If we relax the standards applied to these objects, and judge them as we might judge contemporary Western art, their lack of being “danced,” or their very cursory stab at it, begins to get even more interesting. According to Lemann, various westerners who have explored the field report that the studios of many of the successful producers of tribal art in the Ivory Coast, Ghana, Mali, Liberia, and Cameroon are fully furnished with almost the latest coffee-table books and glossy magazines, just an information step behind the studios of New York, Los Angeles, or Cologne. These artists have simply changed patrons. Since they can no longer make fetishes for their own vanishing native culture, they now make fetishes for ours, working, like many of their peers in the West, to satisfy a market demand for readily recognizable, easily comprehended facsimiles of the authentic.

When you come to a town like Alice Springs, you come to a place on the edge of what is euphemistically known as the civilized world. Far from the centers of Western culture, Alice has meaning only in terms of commerce. The town is little more than a truck stop and railway depot in the hot red heart of the Australian desert. It is rarely a final destination but rather a transfer point, a place to make connections. It is a prosperous enough little town, boasting a modernized downtown strip made mall-like with brick sidewalks and plants arranged in wooden boxes. A block away runs a river, dry most of the year, and here, under the shade of the gum trees that grow in the parched waterway, sit groups of aboriginals, dusty, malnourished, apparently despondent. In a sense, Alice Springs is not just a transfer point but also a border town, a place where the connection you can make is between two very different cultures.

The white man's Alice is ruled by time, the day regimented by the schedules of the airlines and the railroad. An invisible network of arrivals and departures provides the daily structure of meaning, and nothing but that structure counts. Even the museums, and there are museums of a sort here, attach themselves to this transitoriness: one celebrates early aviation, another the automobile, a third the telegraph. These museums do not attempt to provide a real framework with which to understand the place. Instead, they are content to serve as repositories of obsolete machinery, chambers in which evidence of the passing through space and the passing of time are isolated, disconnected, and rendered safe from the questioning gaze of history. The great desert that surrounds this clock-tied but history-free settlement is often described by white Australians as a place unburdened by culture, an idyll of nothingness. The vast expanses of red earth, dotted with the bluish green of the spinifex and the occasional gum tree, roll out under an intensely blue sky. Here the eye of Western civilization can see little trace of itself or of its past. All it sees is unstructured time—a perfect place for recreation, and for viewing the wilderness as spectacle, as a photo opportunity en route to discover “the essence of Australia.”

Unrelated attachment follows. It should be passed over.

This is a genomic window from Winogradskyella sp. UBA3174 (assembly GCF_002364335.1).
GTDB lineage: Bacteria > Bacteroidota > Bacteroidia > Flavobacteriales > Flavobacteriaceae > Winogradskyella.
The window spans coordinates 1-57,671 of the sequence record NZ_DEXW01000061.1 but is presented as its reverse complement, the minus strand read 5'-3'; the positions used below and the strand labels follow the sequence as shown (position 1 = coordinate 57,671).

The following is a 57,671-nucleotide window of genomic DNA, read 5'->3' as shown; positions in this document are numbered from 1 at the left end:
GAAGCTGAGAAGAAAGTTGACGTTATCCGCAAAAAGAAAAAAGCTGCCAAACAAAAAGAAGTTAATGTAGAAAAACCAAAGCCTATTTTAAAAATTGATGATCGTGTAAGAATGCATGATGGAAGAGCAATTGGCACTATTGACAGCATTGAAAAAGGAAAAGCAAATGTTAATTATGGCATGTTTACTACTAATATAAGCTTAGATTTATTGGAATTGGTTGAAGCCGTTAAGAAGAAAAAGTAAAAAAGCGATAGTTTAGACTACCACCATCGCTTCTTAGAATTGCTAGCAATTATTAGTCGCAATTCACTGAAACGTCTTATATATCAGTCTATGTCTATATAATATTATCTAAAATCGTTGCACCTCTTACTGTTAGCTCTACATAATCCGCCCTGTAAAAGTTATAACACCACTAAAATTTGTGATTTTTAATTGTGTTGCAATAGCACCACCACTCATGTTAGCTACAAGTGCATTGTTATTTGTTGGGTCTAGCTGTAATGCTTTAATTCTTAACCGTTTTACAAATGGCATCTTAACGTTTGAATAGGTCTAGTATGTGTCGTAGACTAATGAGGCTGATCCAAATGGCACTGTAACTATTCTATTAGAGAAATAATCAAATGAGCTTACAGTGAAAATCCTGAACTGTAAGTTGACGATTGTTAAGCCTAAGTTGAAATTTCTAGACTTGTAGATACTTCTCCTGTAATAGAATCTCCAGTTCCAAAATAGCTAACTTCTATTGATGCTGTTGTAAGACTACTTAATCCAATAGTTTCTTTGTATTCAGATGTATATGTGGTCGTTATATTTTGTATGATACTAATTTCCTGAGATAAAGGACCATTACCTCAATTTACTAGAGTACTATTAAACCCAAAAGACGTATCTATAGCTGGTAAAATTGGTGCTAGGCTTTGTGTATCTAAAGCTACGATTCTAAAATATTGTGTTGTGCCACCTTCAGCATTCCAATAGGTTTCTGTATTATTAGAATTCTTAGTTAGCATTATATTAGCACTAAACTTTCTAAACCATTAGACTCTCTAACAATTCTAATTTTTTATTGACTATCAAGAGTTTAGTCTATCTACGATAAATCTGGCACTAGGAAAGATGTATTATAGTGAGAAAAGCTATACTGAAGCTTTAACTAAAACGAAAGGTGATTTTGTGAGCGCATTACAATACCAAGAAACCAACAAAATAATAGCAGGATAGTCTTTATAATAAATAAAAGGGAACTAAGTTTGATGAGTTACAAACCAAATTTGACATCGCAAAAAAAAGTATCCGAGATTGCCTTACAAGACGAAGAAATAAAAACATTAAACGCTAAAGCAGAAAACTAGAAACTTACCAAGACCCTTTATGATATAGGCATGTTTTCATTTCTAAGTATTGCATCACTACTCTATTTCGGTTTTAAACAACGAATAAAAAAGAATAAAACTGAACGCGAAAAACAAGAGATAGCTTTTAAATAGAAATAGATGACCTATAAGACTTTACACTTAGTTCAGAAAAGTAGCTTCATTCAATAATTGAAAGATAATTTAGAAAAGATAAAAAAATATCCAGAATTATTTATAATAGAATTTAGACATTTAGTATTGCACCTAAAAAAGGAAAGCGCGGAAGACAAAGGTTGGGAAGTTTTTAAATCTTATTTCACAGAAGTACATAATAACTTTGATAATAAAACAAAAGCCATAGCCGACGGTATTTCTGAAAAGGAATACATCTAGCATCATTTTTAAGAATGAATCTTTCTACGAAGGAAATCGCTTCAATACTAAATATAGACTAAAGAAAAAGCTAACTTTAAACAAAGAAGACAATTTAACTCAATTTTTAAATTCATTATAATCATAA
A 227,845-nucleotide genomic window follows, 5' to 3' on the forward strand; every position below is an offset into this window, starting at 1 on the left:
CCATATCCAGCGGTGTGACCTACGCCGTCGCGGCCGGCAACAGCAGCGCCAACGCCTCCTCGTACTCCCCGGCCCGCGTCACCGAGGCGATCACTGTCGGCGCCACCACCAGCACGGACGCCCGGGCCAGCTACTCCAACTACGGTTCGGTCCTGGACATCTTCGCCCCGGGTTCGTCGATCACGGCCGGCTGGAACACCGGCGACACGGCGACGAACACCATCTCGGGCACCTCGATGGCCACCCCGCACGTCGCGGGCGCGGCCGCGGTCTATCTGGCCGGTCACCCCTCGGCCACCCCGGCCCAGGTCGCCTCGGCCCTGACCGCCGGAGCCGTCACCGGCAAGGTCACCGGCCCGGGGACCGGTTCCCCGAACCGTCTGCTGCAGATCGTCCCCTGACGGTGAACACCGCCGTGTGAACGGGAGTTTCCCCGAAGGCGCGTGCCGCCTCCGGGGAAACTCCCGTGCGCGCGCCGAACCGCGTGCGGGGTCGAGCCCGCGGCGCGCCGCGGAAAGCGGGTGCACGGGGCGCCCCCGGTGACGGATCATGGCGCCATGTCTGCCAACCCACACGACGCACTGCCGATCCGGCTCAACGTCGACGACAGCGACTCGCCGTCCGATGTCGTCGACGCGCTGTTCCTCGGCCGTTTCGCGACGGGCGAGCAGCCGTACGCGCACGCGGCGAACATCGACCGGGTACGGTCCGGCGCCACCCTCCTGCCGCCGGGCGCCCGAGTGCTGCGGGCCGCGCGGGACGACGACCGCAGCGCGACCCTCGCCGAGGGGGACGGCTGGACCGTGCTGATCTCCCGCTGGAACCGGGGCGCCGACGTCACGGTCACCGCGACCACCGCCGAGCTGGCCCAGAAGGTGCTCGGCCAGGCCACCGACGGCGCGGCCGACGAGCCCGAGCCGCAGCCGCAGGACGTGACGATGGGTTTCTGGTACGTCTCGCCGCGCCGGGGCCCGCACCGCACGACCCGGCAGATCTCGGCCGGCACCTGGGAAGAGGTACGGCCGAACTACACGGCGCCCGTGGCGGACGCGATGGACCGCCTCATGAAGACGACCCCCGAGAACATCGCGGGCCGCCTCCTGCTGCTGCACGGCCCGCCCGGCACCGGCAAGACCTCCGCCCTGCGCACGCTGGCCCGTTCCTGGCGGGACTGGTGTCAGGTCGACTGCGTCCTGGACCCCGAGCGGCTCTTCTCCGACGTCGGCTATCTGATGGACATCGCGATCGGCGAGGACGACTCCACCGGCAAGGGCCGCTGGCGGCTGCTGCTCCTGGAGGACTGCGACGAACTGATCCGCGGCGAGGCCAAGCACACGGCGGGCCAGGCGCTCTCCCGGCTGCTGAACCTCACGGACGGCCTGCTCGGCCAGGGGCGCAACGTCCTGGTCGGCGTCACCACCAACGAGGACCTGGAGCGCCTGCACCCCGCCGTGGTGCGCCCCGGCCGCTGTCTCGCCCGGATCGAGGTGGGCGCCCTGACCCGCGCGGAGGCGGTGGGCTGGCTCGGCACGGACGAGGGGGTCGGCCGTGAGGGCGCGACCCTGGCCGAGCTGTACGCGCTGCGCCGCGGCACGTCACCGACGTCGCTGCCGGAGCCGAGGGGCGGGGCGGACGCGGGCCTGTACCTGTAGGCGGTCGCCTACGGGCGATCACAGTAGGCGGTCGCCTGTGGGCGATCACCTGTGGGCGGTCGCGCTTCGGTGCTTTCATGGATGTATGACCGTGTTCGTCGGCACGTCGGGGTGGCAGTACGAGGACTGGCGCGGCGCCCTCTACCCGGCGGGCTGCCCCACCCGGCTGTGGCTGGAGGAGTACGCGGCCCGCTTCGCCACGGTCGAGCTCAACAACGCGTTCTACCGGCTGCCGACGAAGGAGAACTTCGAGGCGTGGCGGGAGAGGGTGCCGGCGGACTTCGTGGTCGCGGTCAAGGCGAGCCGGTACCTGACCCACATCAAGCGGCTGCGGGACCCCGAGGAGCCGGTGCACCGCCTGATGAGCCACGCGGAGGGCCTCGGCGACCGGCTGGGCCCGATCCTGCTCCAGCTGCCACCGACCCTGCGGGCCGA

But this desert is not only the empty place of white desire. It is also, and more meaningfully, the complex landscape surrounding Uluru, the navel of the aboriginal universe—in its English name, Ayers Rock. This great red outcrop is the point of origin of a people's world view. In many ways, the dusty men and women in the dry riverbed have been made outcasts in their own home. Their culture lacks the idea of property, and it is only since the '70s that they have begun to demand the right to possess their ancestral land in the litigious way that the white authorities can understand. Yet they have always possessed this land, which is precisely mapped out in the dreamtime stories they tell each other over the generations. Unlike the narratives that we construct, these stories do not present time as linear. They present time and space together as an open terrain. The dreamtime stories tell of the travels of a variety of mythic and totemic beings across the desert plains. They can be interpreted as the history of a nomadic people and of their encounters with other groups, and with natural disasters. They can also be read as road maps, describing the ways across the desert and locating watering holes and good shelter, and warning of hazards. They are about survival on both a practical and a cultural level. Daily life is understood as part of a larger history, and not as a mechanically measured series of disconnected moments.